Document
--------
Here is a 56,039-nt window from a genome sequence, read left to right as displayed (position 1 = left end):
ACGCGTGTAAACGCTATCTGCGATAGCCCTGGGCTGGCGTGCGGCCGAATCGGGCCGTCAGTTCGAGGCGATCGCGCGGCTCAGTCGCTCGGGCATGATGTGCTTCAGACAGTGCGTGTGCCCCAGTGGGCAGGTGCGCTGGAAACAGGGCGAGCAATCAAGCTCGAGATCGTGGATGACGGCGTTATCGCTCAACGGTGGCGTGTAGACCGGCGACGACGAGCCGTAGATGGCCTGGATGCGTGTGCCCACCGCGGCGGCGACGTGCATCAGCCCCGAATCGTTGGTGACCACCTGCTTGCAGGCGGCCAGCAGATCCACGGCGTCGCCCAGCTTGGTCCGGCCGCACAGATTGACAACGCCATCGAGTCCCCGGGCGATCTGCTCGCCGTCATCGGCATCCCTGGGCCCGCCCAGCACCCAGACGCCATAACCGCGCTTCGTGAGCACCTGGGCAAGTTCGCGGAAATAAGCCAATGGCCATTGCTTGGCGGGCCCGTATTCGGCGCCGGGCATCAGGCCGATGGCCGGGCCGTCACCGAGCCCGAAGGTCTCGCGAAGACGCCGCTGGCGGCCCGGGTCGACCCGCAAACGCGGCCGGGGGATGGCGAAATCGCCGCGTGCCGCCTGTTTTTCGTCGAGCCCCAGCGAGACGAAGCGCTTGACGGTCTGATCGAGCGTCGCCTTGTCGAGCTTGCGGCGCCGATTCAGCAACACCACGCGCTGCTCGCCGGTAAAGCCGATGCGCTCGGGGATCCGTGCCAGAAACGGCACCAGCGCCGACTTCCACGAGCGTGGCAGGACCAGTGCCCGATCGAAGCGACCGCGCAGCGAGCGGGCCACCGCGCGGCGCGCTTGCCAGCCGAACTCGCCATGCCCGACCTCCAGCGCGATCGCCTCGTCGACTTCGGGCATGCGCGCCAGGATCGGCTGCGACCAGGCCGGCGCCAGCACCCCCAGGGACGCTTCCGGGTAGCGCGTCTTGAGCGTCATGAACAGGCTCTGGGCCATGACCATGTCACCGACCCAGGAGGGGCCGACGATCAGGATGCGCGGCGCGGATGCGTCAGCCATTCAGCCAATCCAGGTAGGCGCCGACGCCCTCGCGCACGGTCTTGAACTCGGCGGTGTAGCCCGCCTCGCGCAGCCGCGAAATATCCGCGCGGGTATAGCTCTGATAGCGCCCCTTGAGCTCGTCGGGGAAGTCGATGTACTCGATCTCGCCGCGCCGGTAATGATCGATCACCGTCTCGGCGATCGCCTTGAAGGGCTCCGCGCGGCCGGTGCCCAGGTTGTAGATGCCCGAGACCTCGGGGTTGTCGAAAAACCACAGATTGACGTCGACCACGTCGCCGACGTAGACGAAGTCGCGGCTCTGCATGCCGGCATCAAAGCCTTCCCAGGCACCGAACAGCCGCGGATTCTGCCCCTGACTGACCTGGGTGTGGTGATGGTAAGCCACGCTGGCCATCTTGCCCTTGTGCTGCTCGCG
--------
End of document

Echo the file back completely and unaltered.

Here is a 56,039-nt window from a genome sequence, read left to right as displayed (position 1 = left end):
ACGCGTGTAAACGCTATCTGCGATAGCCCTGGGCTGGCGTGCGGCCGAATCGGGCCGTCAGTTCGAGGCGATCGCGCGGCTCAGTCGCTCGGGCATGATGTGCTTCAGACAGTGCGTGTGCCCCAGTGGGCAGGTGCGCTGGAAACAGGGCGAGCAATCAAGCTCGAGATCGTGGATGACGGCGTTATCGCTCAACGGTGGCGTGTAGACCGGCGACGACGAGCCGTAGATGGCCTGGATGCGTGTGCCCACCGCGGCGGCGACGTGCATCAGCCCCGAATCGTTGGTGACCACCTGCTTGCAGGCGGCCAGCAGATCCACGGCGTCGCCCAGCTTGGTCCGGCCGCACAGATTGACAACGCCATCGAGTCCCCGGGCGATCTGCTCGCCGTCATCGGCATCCCTGGGCCCGCCCAGCACCCAGACGCCATAACCGCGCTTCGTGAGCACCTGGGCAAGTTCGCGGAAATAAGCCAATGGCCATTGCTTGGCGGGCCCGTATTCGGCGCCGGGCATCAGGCCGATGGCCGGGCCGTCACCGAGCCCGAAGGTCTCGCGAAGACGCCGCTGGCGGCCCGGGTCGACCCGCAAACGCGGCCGGGGGATGGCGAAATCGCCGCGTGCCGCCTGTTTTTCGTCGAGCCCCAGCGAGACGAAGCGCTTGACGGTCTGATCGAGCGTCGCCTTGTCGAGCTTGCGGCGCCGATTCAGCAACACCACGCGCTGCTCGCCGGTAAAGCCGATGCGCTCGGGGATCCGTGCCAGAAACGGCACCAGCGCCGACTTCCACGAGCGTGGCAGGACCAGTGCCCGATCGAAGCGACCGCGCAGCGAGCGGGCCACCGCGCGGCGCGCTTGCCAGCCGAACTCGCCATGCCCGACCTCCAGCGCGATCGCCTCGTCGACTTCGGGCATGCGCGCCAGGATCGGCTGCGACCAGGCCGGCGCCAGCACCCCCAGGGACGCTTCCGGGTAGCGCGTCTTGAGCGTCATGAACAGGCTCTGGGCCATGACCATGTCACCGACCCAGGAGGGGCCGACGATCAGGATGCGCGGCGCGGATGCGTCAGCCATTCAGCCAATCCAGGTAGGCGCCGACGCCCTCGCGCACGGTCTTGAACTCGGCGGTGTAGCCCGCCTCGCGCAGCCGCGAAATATCCGCGCGGGTATAGCTCTGATAGCGCCCCTTGAGCTCGTCGGGGAAGTCGATGTACTCGATCTCGCCGCGCCGGTAATGATCGATCACCGTCTCGGCGATCGCCTTGAAGGGCTCCGCGCGGCCGGTGCCCAGGTTGTAGATGCCCGAGACCTCGGGGTTGTCGAAAAACCACAGATTGACGTCGACCACGTCGCCGACGTAGACGAAGTCGCGGCTCTGCATGCCGGCATCAAAGCCTTCCCAGGCACCGAACAGCCGCGGATTCTGCCCCTGACTGACCTGGGTGTGGTGATGGTAAGCCACGCTGGCCATCTTGCCCTTGTGCTGCTCGCG